• jmcdonnell64

Steven Marshall is suppressing the Media

The Premier of South Australia, Steven Marshall’s border restrictions have been imposed as part of a policy of suppression of COVID 19. It may or may not be effective in this regard but it is definitely effective in suppressing the media.

In South Australia truckies, health workers, food suppliers, and politicians are deemed to be essential service providers but no-one else is. This means that journalists and communication engineers can only cross the border to another jurisdiction if they are prepared to spend a fortnight in quarantine.

Think about it: if there is a major event in the Northern Territory, Western Australia or Queensland and a journalist travels to cover it, they have to go into quarantine even though there is no evidence of community transmission in these states. Even worse if a transmitter breaks down in the Northern Territory and an engineer from SA goes to fix it they cannot return home to service transmitters in South Australia for a fortnight if they break down.

This means that in the event of a breakdown, the Northern Territory could be without broadcasts until a vaccine is available or the restrictions are lifted.

South Australia is the only state that has these draconian restrictions.

Flow Media has had its own experience of these restrictions. Three weeks ago Hannah Phillips the editor in chief of Flow News 24 went to the national capital to establish a Canberra bureau. At the time there was no restriction on traveling to Canberra.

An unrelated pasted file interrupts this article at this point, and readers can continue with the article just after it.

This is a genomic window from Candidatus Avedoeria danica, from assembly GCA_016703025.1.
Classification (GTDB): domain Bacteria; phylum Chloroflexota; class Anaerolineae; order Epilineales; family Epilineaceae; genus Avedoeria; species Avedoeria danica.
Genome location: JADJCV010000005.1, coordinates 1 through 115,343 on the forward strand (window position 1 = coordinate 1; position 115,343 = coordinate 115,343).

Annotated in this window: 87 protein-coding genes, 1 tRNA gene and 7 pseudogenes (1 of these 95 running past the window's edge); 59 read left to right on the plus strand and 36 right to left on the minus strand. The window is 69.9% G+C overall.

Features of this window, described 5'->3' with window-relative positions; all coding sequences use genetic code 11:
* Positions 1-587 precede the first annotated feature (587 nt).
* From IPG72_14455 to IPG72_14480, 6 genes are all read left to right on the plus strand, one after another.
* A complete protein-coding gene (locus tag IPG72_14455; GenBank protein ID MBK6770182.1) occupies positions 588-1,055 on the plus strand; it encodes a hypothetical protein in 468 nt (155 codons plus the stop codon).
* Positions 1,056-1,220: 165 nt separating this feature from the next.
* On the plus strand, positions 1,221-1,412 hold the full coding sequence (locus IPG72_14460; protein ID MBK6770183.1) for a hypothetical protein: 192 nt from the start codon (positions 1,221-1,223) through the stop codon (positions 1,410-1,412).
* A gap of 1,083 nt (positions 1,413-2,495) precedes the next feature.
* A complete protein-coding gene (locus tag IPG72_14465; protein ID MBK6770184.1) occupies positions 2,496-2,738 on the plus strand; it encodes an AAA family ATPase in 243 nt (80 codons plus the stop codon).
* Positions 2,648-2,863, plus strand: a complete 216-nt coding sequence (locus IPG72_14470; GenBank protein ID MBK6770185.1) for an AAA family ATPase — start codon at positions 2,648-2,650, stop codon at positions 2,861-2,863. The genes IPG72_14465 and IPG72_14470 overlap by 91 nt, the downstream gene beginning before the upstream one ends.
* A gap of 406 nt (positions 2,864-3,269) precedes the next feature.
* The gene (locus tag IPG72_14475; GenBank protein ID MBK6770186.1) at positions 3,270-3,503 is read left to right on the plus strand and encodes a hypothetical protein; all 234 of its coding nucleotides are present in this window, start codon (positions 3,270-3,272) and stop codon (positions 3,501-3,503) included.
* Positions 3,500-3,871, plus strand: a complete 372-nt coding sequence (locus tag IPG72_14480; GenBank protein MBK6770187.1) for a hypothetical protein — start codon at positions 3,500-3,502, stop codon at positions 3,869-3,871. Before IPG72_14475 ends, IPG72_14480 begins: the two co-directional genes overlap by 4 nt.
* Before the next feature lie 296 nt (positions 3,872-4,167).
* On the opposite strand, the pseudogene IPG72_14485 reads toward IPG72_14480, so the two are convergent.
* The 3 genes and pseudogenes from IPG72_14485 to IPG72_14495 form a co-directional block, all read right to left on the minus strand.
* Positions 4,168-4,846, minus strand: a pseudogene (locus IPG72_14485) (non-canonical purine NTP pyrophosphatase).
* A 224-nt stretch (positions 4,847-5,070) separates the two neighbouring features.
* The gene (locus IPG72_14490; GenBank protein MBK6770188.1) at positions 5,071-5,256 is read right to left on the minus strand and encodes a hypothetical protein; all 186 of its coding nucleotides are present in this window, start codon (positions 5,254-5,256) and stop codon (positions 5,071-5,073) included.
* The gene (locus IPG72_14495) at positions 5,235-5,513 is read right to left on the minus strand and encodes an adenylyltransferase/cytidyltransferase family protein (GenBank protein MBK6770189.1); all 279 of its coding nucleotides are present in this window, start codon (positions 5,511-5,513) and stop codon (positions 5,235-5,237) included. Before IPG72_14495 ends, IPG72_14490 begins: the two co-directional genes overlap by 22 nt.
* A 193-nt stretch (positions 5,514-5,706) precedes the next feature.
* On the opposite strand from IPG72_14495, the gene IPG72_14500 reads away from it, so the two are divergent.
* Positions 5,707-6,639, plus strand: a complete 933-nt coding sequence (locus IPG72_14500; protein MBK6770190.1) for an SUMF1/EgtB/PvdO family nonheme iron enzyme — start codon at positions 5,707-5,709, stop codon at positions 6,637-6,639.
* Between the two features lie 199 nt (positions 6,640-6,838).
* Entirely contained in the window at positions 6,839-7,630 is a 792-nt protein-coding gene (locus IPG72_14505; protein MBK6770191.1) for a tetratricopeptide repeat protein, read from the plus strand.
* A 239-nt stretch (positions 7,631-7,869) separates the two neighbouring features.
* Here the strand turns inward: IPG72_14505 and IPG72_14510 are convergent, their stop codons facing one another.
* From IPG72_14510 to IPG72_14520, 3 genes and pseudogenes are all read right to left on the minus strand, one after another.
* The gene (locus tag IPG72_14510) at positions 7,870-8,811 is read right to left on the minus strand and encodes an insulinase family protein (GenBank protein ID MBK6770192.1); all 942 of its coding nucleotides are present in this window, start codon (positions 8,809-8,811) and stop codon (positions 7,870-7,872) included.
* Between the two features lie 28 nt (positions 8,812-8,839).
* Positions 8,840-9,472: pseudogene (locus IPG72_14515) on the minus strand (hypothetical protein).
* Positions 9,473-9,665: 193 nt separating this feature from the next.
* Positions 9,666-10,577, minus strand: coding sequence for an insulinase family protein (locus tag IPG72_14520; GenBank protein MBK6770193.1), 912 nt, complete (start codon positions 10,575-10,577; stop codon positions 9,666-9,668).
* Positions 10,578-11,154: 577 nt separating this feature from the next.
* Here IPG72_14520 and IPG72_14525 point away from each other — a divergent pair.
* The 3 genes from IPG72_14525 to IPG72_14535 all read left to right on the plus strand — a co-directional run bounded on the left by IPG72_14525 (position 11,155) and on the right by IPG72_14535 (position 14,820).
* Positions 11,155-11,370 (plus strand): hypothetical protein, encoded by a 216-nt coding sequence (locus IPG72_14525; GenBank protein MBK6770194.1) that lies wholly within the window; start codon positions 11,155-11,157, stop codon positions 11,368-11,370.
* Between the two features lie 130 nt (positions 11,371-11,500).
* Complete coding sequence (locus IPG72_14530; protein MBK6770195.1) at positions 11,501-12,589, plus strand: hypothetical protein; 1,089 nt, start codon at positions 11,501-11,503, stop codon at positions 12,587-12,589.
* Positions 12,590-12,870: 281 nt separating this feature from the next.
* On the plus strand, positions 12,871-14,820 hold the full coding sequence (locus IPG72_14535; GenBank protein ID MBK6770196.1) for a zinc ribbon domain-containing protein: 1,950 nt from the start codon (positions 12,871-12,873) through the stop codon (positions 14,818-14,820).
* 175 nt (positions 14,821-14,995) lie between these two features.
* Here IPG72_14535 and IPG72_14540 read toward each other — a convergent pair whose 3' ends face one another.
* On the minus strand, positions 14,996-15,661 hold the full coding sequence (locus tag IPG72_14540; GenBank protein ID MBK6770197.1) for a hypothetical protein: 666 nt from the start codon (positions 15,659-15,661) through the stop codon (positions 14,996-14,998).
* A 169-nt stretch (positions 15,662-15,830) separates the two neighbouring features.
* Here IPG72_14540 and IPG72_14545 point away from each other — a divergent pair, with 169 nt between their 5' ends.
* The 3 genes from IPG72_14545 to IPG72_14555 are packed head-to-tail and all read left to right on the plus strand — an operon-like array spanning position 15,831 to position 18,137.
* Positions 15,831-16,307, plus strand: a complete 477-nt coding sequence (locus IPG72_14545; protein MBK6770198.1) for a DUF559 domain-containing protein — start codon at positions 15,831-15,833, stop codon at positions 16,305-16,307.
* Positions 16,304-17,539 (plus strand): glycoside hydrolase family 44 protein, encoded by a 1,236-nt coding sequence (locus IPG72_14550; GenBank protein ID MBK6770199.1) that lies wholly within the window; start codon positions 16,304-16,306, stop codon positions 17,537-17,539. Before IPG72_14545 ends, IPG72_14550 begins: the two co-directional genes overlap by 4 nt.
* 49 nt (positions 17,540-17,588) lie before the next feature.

Canberra has never had community transmission of COVID 19. How do we know this? Because unlike other states and territories, the ACT has been testing its wastewater and it has never found a trace of the virus. In addition, when Hannah arrived in Canberra there had not been a case of coronavirus in the territory for more than a month.

Nevertheless, a couple of days after Hannah arrived in Canberra, the South Australian government announced fresh restrictions. Under these restrictions, people wishing to return to South Australia were required to apply for a permit. She applied for a permit with the expectation that she would receive a response, as announced, within 72 hours.

A fortnight later she had still not heard anything. When she rang authorities in Adelaide she was told to stay in the ACT indefinitely. However Hannah had a business to run in South Australia, so not knowing whether she would be allowed into the state, she flew home. She is now serving two weeks in quarantine.

There are two implications that flow from this shortsighted policy, one is economic and the other is political. The economic implication is that business recovery will be impeded if businesses are prevented from traveling interstate, even if the destinations are COVID free. Think about the wine industry where winemakers need to travel to promote their product.

Politically, South Australians deserve to have their own media cover political events, like Josh Frydenberg’s economic statement in Canberra on Thursday.

Beyond this, it is in the Marshall government’s interest to have its messages disseminated around Australia. At the moment it seems more interested in closing down anyone who wants to run a national network from South Australia.

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